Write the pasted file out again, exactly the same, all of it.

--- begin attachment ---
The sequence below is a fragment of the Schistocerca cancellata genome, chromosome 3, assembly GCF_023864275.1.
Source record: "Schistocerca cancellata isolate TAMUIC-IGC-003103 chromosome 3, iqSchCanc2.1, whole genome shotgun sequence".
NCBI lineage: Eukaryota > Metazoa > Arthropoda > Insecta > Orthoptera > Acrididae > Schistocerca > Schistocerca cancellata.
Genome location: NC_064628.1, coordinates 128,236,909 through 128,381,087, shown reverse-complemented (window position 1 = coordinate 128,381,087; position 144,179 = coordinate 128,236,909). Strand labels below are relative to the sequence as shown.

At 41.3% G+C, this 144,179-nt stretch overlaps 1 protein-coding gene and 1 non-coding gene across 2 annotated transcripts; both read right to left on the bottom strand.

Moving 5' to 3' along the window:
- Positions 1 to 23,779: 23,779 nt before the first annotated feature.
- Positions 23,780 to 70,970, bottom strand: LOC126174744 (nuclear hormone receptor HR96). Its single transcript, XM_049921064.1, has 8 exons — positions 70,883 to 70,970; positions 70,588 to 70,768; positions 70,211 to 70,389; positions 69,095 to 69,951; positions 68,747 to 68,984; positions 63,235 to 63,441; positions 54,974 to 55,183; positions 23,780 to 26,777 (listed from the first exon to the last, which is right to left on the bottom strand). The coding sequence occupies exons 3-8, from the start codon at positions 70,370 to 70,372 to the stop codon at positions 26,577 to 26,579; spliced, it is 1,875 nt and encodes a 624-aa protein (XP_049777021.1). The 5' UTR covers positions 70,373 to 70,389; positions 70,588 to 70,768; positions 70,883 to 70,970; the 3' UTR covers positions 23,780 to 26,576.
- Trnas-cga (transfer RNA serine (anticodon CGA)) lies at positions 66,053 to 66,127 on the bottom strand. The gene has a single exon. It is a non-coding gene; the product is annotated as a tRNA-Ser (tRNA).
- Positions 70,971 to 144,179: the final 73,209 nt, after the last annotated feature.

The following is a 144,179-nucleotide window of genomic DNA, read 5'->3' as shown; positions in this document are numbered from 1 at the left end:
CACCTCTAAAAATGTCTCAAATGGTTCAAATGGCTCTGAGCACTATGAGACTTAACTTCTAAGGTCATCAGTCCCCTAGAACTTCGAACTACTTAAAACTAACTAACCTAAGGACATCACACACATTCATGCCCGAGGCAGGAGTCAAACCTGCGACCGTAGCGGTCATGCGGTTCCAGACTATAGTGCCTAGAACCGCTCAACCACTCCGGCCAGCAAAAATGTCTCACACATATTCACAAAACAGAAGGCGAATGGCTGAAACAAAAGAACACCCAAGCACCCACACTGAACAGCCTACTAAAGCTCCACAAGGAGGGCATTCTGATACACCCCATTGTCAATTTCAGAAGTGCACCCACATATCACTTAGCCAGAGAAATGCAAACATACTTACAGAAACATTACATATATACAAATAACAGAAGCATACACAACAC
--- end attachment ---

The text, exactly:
The sequence below is a fragment of the Schistocerca cancellata genome, chromosome 3, assembly GCF_023864275.1.
Source record: "Schistocerca cancellata isolate TAMUIC-IGC-003103 chromosome 3, iqSchCanc2.1, whole genome shotgun sequence".
NCBI lineage: Eukaryota > Metazoa > Arthropoda > Insecta > Orthoptera > Acrididae > Schistocerca > Schistocerca cancellata.
Genome location: NC_064628.1, coordinates 128,236,909 through 128,381,087, shown reverse-complemented (window position 1 = coordinate 128,381,087; position 144,179 = coordinate 128,236,909). Strand labels below are relative to the sequence as shown.

At 41.3% G+C, this 144,179-nt stretch overlaps 1 protein-coding gene and 1 non-coding gene across 2 annotated transcripts; both read right to left on the bottom strand.

Moving 5' to 3' along the window:
- Positions 1 to 23,779: 23,779 nt before the first annotated feature.
- Positions 23,780 to 70,970, bottom strand: LOC126174744 (nuclear hormone receptor HR96). Its single transcript, XM_049921064.1, has 8 exons — positions 70,883 to 70,970; positions 70,588 to 70,768; positions 70,211 to 70,389; positions 69,095 to 69,951; positions 68,747 to 68,984; positions 63,235 to 63,441; positions 54,974 to 55,183; positions 23,780 to 26,777 (listed from the first exon to the last, which is right to left on the bottom strand). The coding sequence occupies exons 3-8, from the start codon at positions 70,370 to 70,372 to the stop codon at positions 26,577 to 26,579; spliced, it is 1,875 nt and encodes a 624-aa protein (XP_049777021.1). The 5' UTR covers positions 70,373 to 70,389; positions 70,588 to 70,768; positions 70,883 to 70,970; the 3' UTR covers positions 23,780 to 26,576.
- Trnas-cga (transfer RNA serine (anticodon CGA)) lies at positions 66,053 to 66,127 on the bottom strand. The gene has a single exon. It is a non-coding gene; the product is annotated as a tRNA-Ser (tRNA).
- Positions 70,971 to 144,179: the final 73,209 nt, after the last annotated feature.

The following is a 144,179-nucleotide window of genomic DNA, read 5'->3' as shown; positions in this document are numbered from 1 at the left end:
CACCTCTAAAAATGTCTCAAATGGTTCAAATGGCTCTGAGCACTATGAGACTTAACTTCTAAGGTCATCAGTCCCCTAGAACTTCGAACTACTTAAAACTAACTAACCTAAGGACATCACACACATTCATGCCCGAGGCAGGAGTCAAACCTGCGACCGTAGCGGTCATGCGGTTCCAGACTATAGTGCCTAGAACCGCTCAACCACTCCGGCCAGCAAAAATGTCTCACACATATTCACAAAACAGAAGGCGAATGGCTGAAACAAAAGAACACCCAAGCACCCACACTGAACAGCCTACTAAAGCTCCACAAGGAGGGCATTCTGATACACCCCATTGTCAATTTCAGAAGTGCACCCACATATCACTTAGCCAGAGAAATGCAAACATACTTACAGAAACATTACATATATACAAATAACAGAAGCATACACAACAC